The Economics of Dairy Farming in Germany S25
Hessian Department for Regional Development and Agriculture, D-34117 Kassel, Germany
|Livestock farming contributes about 60% to the
income of an average organic farm. Dairy farming is the most important livestock
enterprise on organic farms. Organic farmers are increasingly facing economic problems
because of the decrease of milk prices. Physical and financial performance has to be
improved. Data on yields and costs of organic dairy farming are required for farmers and
Physical and financial performance and total costs of production during the years 1993,1994 and 1995 are assessed on farms in Hessia and compared with those of farms in other regions A survey carried out among organic milk marketing organisations shows the range of prices and premiums for organic milk.The additional and total cost of organic production techniques as definied by rules and EC law are calculated for a sample of farms. Milk marketing through conventional outlets is compared with on-farm-processing and marketing of milk by farmers.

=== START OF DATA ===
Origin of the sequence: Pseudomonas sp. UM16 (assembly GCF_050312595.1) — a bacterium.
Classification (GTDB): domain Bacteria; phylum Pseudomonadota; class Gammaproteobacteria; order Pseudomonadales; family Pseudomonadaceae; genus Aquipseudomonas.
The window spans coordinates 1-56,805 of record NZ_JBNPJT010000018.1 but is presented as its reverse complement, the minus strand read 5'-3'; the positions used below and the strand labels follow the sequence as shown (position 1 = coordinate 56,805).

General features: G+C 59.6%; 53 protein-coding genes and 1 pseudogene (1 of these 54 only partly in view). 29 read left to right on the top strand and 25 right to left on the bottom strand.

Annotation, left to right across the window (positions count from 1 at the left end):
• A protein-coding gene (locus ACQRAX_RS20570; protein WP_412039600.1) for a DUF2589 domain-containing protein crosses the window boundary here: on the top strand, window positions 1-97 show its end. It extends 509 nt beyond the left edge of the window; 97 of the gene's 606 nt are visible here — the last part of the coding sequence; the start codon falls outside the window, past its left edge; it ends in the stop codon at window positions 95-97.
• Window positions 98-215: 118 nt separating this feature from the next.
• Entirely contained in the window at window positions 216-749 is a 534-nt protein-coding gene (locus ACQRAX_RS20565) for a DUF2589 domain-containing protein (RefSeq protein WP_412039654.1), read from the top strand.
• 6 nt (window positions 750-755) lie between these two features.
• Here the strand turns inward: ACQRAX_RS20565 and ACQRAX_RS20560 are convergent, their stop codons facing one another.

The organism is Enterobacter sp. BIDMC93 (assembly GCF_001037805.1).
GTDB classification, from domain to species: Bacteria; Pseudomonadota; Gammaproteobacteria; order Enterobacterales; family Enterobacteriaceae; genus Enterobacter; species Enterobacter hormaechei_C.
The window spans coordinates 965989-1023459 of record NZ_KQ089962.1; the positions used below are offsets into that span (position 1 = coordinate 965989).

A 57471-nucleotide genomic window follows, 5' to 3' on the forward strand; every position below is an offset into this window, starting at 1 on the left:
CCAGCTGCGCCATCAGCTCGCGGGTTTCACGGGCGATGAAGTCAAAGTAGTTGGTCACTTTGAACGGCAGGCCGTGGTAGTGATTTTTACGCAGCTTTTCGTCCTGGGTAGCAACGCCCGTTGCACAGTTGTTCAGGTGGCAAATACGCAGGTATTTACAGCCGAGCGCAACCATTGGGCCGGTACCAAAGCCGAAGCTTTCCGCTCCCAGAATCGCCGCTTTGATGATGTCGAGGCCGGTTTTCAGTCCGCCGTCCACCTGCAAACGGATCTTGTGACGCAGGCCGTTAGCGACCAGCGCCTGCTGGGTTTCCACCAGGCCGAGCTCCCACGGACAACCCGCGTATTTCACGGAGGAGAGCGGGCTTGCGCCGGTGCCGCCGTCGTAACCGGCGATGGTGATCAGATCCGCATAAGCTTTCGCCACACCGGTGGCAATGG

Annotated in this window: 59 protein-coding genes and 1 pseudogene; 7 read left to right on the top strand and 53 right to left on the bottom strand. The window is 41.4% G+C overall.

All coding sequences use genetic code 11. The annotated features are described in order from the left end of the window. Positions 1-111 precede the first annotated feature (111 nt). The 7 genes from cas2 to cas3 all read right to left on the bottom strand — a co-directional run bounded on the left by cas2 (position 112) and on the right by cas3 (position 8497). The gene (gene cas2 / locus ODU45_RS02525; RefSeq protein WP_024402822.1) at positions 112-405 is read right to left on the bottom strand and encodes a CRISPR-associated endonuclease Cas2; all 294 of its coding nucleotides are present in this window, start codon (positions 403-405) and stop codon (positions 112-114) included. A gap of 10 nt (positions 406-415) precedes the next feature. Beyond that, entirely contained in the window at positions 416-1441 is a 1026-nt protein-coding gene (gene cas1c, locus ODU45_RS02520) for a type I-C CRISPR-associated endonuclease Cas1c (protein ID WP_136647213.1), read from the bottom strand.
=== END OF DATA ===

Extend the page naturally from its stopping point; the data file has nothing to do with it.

Athough organic farmers are increasingly facing economic difficulties, total cost accounting including implicit cost for labour and capital is still not very common on organic farms in Germany. Some farmers are not enough aware about the financial performance and total costs of their enterprise.The average premium required to cover additional production cost by organic dairies averages about 0,10 DM/kg of milk and does not fully cover the extra costs.The total costs of production excluding implicit costs in Hessia range from 0,45 to 1,2 DM/kg of fat corrected milk (FCM) with an average of about 0,60 DM/kg. The additional implicit costs for family labour and owner`s capital average about 0,25 DM per kg of FCM. The total costs of dairy production are very often not covered by the market price which averages presently about 0,72 DM/kg of FCM including organic premium. On a number of farms relying on dairy production, the long-term economic situation is critical.
The work leads to conclusions and gives recommendations how the gap between cost of organic dairy production and the price for milk can be filled. In few cases the financial performance can be improved by on-farm-processing of milk. The potentials for reduction of production costs and for increasing milk yields are high. Further on-farm-research and extension activities in financial and economic questions are of major importance.